Seventeenth Sunday in Ordinary Time (B)

This Sunday we begin a five week focus on the 6th chapter of the Gospel of John. We do this every three years, just as we repeat all the Sunday readings every three years. That the Church should spend five weeks on John 6 demonstrates that this is one of the most important sections of the Gospels[1].

The 6 chapter of John’s gospel begins with the multiplications of the loaves and fish. Why is this miracle retold so often in the Gospels? There are two accounts of the multiplication in Matthew and Mark, one in Luke and one in John. In each passage phrases are used that are repeated at the Last Supper. "He took, He blessed, He broke." Each passage refers to God’s continual gift of the one food we need, the Eucharist.

The Gospel of John places the multiplication of the loaves and fish at the time of the Passover. This isn’t just a passing note. The Passover was the sacred meal of the Jews celebrating their freedom from slavery in Egypt and thanking God for His continual protection. In today’s Gospel Jesus provided a meal at the Passover time. He would provide another meal during another Passover. Holy Thursday took place at the time of the celebration of the Passover. The Last Supper was really the First Supper of the new People of God. The food would no longer be the Passover lamb, but the Lamb of God. The people would eat the Body and Blood of the Lord. It would be a meal of deliverance from slavery, slavery to the devil, slavery to sin. It would be a meal that would provide freedom. It would be a meal that would celebrate the New Life of the Lord. So, from the very start of today’s Gospel, we know that John is speaking about more than loaves and fish. He is speaking about the meal of the Christian Community, the Eucharist.

In today’s Gospel Jesus sees the needs of the people. He restores their strength with his food. This is not just about loaves and fish. Jesus is performing a prophetic action. He provides the banquet Psalm 23 spoke of, the Banquet of the Lord. Those who eat this food will continue to eat it in the House of the Lord forever. When we receive communion, we share in the meal of the Kingdom of God. We are united to people throughout the world and throughout time who also share in this meal.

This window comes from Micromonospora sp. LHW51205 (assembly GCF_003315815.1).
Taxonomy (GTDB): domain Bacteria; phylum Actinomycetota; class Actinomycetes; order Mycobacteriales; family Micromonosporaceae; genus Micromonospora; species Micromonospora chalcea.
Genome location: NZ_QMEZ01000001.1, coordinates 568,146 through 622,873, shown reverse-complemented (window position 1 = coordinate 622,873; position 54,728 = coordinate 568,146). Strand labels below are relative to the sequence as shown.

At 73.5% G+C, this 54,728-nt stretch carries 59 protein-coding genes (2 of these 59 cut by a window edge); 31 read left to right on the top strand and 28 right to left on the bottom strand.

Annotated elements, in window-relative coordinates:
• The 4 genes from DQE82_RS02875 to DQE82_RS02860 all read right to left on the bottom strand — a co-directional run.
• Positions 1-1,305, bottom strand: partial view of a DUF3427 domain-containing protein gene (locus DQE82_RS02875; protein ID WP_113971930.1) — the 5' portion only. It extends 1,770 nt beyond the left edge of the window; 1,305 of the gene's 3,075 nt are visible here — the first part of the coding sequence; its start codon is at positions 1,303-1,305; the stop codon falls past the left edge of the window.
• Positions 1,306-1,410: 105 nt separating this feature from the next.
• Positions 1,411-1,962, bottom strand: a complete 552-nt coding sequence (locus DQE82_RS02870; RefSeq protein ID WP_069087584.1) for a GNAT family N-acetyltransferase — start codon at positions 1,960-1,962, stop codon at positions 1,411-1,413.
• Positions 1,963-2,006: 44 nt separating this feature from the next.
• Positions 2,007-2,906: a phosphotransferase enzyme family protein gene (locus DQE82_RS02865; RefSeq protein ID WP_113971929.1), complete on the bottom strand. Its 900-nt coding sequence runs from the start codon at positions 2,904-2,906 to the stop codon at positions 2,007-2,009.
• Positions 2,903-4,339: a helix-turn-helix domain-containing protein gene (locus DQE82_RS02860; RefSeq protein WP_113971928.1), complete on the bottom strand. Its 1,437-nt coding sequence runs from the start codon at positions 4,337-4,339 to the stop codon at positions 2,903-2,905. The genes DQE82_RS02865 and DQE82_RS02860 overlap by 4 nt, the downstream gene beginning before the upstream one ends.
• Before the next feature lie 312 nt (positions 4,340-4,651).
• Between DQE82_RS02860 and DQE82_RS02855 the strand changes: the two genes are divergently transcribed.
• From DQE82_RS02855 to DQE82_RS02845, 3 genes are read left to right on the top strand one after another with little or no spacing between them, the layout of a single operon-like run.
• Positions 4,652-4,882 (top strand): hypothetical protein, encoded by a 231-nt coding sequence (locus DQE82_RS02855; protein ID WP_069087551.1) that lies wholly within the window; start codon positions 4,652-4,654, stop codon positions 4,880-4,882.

When we receive communion, we are present at the Last Supper, the First Supper, and the Banquet of the Lord. When we receive communion we enter into the intimate union with God that Jesus came to earth to provide.

How much our God cares for us! He has found a way to nourish our spiritual lives. His very Body and Blood keep us strong. He gives us the strength to proclaim his Kingdom.

We need to ask ourselves at communion time: "What am I doing?" Am I just following the crowd? Hopefully not. Am I receiving some sort of blessing? Hopefully, we realize that communion is much more than a blessing. What is it that I am doing when I receive communion? I am receiving the Food that God provides.

Today we pray for a deeper appreciation, a deeper reverence for the great gift of Love that is the Eucharist •



[1] 17th Sunday of Ordinary Time (B), July 26, 2015. Readings: 2 Kings 4:42-44; Responsorial Psalm 145:10-11, 15-16, 17-18;Ephesians 4:1-6;  John 6:1-15.

Y entonces uno se queda con la Iglesia, que me ofrece lo único que debe ofrecerme la Iglesia: el conocimiento de que ya estamos salvados –porque esa es la primera misión de la Iglesia, el anunciar la salvación gracias a Jesucristo- y el camino para alcanzar la alegría, pero sin exclusividades de buen pastor, a través de esa maravilla que es la confesión y los sacramentos. La Iglesia, sin partecitas.

laus deo virginique matris